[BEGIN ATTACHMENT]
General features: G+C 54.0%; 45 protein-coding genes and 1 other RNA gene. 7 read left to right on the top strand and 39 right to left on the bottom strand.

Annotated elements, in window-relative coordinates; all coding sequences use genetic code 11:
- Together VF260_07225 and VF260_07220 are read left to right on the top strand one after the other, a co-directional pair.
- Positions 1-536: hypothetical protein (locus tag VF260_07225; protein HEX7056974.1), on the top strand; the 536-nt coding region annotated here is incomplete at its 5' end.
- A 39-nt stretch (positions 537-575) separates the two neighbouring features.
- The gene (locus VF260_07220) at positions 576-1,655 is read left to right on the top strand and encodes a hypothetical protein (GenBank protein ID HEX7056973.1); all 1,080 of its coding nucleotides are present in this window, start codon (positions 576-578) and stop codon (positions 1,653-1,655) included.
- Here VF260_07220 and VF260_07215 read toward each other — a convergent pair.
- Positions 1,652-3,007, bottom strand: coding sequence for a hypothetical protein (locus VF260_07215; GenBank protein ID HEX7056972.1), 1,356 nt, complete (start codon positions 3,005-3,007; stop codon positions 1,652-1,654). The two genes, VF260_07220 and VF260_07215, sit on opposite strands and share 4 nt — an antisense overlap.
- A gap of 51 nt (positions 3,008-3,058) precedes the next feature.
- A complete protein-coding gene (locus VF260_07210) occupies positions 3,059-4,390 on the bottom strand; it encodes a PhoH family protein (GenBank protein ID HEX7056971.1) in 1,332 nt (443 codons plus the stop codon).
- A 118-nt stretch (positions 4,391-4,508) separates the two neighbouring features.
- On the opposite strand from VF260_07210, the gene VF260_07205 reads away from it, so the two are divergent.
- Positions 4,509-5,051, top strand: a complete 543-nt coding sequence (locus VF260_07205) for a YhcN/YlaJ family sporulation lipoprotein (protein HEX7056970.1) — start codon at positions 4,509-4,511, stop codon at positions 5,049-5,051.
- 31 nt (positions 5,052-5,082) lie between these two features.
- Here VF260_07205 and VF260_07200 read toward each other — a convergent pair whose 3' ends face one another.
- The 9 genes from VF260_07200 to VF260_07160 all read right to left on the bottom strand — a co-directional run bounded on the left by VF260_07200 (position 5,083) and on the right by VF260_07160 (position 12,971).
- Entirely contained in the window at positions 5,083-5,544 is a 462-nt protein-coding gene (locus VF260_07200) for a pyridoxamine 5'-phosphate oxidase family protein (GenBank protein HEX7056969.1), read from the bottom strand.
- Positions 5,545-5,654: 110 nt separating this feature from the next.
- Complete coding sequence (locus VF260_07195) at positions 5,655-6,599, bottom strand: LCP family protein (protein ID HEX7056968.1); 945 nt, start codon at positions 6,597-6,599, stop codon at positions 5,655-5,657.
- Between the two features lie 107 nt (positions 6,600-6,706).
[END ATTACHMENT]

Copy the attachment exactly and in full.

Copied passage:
General features: G+C 54.0%; 45 protein-coding genes and 1 other RNA gene. 7 read left to right on the top strand and 39 right to left on the bottom strand.

Annotated elements, in window-relative coordinates; all coding sequences use genetic code 11:
- Together VF260_07225 and VF260_07220 are read left to right on the top strand one after the other, a co-directional pair.
- Positions 1-536: hypothetical protein (locus tag VF260_07225; protein HEX7056974.1), on the top strand; the 536-nt coding region annotated here is incomplete at its 5' end.
- A 39-nt stretch (positions 537-575) separates the two neighbouring features.
- The gene (locus VF260_07220) at positions 576-1,655 is read left to right on the top strand and encodes a hypothetical protein (GenBank protein ID HEX7056973.1); all 1,080 of its coding nucleotides are present in this window, start codon (positions 576-578) and stop codon (positions 1,653-1,655) included.
- Here VF260_07220 and VF260_07215 read toward each other — a convergent pair.
- Positions 1,652-3,007, bottom strand: coding sequence for a hypothetical protein (locus VF260_07215; GenBank protein ID HEX7056972.1), 1,356 nt, complete (start codon positions 3,005-3,007; stop codon positions 1,652-1,654). The two genes, VF260_07220 and VF260_07215, sit on opposite strands and share 4 nt — an antisense overlap.
- A gap of 51 nt (positions 3,008-3,058) precedes the next feature.
- A complete protein-coding gene (locus VF260_07210) occupies positions 3,059-4,390 on the bottom strand; it encodes a PhoH family protein (GenBank protein ID HEX7056971.1) in 1,332 nt (443 codons plus the stop codon).
- A 118-nt stretch (positions 4,391-4,508) separates the two neighbouring features.
- On the opposite strand from VF260_07210, the gene VF260_07205 reads away from it, so the two are divergent.
- Positions 4,509-5,051, top strand: a complete 543-nt coding sequence (locus VF260_07205) for a YhcN/YlaJ family sporulation lipoprotein (protein HEX7056970.1) — start codon at positions 4,509-4,511, stop codon at positions 5,049-5,051.
- 31 nt (positions 5,052-5,082) lie between these two features.
- Here VF260_07205 and VF260_07200 read toward each other — a convergent pair whose 3' ends face one another.
- The 9 genes from VF260_07200 to VF260_07160 all read right to left on the bottom strand — a co-directional run bounded on the left by VF260_07200 (position 5,083) and on the right by VF260_07160 (position 12,971).
- Entirely contained in the window at positions 5,083-5,544 is a 462-nt protein-coding gene (locus VF260_07200) for a pyridoxamine 5'-phosphate oxidase family protein (GenBank protein HEX7056969.1), read from the bottom strand.
- Positions 5,545-5,654: 110 nt separating this feature from the next.
- Complete coding sequence (locus VF260_07195) at positions 5,655-6,599, bottom strand: LCP family protein (protein ID HEX7056968.1); 945 nt, start codon at positions 6,597-6,599, stop codon at positions 5,655-5,657.
- Between the two features lie 107 nt (positions 6,600-6,706).